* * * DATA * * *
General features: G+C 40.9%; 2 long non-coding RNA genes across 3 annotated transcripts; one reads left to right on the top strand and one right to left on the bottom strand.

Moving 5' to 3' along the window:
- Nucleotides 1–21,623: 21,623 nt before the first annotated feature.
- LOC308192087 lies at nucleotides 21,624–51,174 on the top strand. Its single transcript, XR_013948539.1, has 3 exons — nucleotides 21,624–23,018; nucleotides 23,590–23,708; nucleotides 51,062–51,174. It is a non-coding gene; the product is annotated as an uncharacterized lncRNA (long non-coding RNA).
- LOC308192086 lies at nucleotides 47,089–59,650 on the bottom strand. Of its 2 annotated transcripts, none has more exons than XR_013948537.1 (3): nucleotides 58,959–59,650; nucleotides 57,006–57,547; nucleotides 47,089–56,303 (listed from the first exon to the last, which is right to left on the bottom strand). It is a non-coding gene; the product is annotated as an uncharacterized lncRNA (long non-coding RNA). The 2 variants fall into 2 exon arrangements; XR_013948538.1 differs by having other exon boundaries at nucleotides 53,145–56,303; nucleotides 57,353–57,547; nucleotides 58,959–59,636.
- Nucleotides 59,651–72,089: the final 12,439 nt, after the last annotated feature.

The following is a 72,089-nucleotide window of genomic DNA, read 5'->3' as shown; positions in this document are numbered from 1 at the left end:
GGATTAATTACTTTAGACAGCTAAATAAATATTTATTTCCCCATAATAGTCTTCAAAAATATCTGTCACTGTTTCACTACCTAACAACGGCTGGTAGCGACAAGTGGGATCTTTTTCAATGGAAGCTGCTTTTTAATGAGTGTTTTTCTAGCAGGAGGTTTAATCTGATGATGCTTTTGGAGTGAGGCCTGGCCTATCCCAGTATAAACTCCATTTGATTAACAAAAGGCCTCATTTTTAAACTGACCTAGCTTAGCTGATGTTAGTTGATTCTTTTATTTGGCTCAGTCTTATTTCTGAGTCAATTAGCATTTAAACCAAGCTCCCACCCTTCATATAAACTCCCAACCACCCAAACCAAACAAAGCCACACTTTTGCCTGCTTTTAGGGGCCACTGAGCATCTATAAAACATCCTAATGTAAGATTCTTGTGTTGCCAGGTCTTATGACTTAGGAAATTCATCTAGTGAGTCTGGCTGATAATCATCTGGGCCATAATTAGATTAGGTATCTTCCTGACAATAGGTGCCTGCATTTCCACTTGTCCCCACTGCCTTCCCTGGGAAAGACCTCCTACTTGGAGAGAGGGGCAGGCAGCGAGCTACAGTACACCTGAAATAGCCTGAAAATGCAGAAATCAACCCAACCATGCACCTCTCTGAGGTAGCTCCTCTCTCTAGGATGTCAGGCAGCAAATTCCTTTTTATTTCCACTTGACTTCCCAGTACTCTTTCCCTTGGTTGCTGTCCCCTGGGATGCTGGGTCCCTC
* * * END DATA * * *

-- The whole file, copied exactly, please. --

General features: G+C 40.9%; 2 long non-coding RNA genes across 3 annotated transcripts; one reads left to right on the top strand and one right to left on the bottom strand.

Moving 5' to 3' along the window:
- Nucleotides 1–21,623: 21,623 nt before the first annotated feature.
- LOC308192087 lies at nucleotides 21,624–51,174 on the top strand. Its single transcript, XR_013948539.1, has 3 exons — nucleotides 21,624–23,018; nucleotides 23,590–23,708; nucleotides 51,062–51,174. It is a non-coding gene; the product is annotated as an uncharacterized lncRNA (long non-coding RNA).
- LOC308192086 lies at nucleotides 47,089–59,650 on the bottom strand. Of its 2 annotated transcripts, none has more exons than XR_013948537.1 (3): nucleotides 58,959–59,650; nucleotides 57,006–57,547; nucleotides 47,089–56,303 (listed from the first exon to the last, which is right to left on the bottom strand). It is a non-coding gene; the product is annotated as an uncharacterized lncRNA (long non-coding RNA). The 2 variants fall into 2 exon arrangements; XR_013948538.1 differs by having other exon boundaries at nucleotides 53,145–56,303; nucleotides 57,353–57,547; nucleotides 58,959–59,636.
- Nucleotides 59,651–72,089: the final 12,439 nt, after the last annotated feature.

The following is a 72,089-nucleotide window of genomic DNA, read 5'->3' as shown; positions in this document are numbered from 1 at the left end:
GGATTAATTACTTTAGACAGCTAAATAAATATTTATTTCCCCATAATAGTCTTCAAAAATATCTGTCACTGTTTCACTACCTAACAACGGCTGGTAGCGACAAGTGGGATCTTTTTCAATGGAAGCTGCTTTTTAATGAGTGTTTTTCTAGCAGGAGGTTTAATCTGATGATGCTTTTGGAGTGAGGCCTGGCCTATCCCAGTATAAACTCCATTTGATTAACAAAAGGCCTCATTTTTAAACTGACCTAGCTTAGCTGATGTTAGTTGATTCTTTTATTTGGCTCAGTCTTATTTCTGAGTCAATTAGCATTTAAACCAAGCTCCCACCCTTCATATAAACTCCCAACCACCCAAACCAAACAAAGCCACACTTTTGCCTGCTTTTAGGGGCCACTGAGCATCTATAAAACATCCTAATGTAAGATTCTTGTGTTGCCAGGTCTTATGACTTAGGAAATTCATCTAGTGAGTCTGGCTGATAATCATCTGGGCCATAATTAGATTAGGTATCTTCCTGACAATAGGTGCCTGCATTTCCACTTGTCCCCACTGCCTTCCCTGGGAAAGACCTCCTACTTGGAGAGAGGGGCAGGCAGCGAGCTACAGTACACCTGAAATAGCCTGAAAATGCAGAAATCAACCCAACCATGCACCTCTCTGAGGTAGCTCCTCTCTCTAGGATGTCAGGCAGCAAATTCCTTTTTATTTCCACTTGACTTCCCAGTACTCTTTCCCTTGGTTGCTGTCCCCTGGGATGCTGGGTCCCTC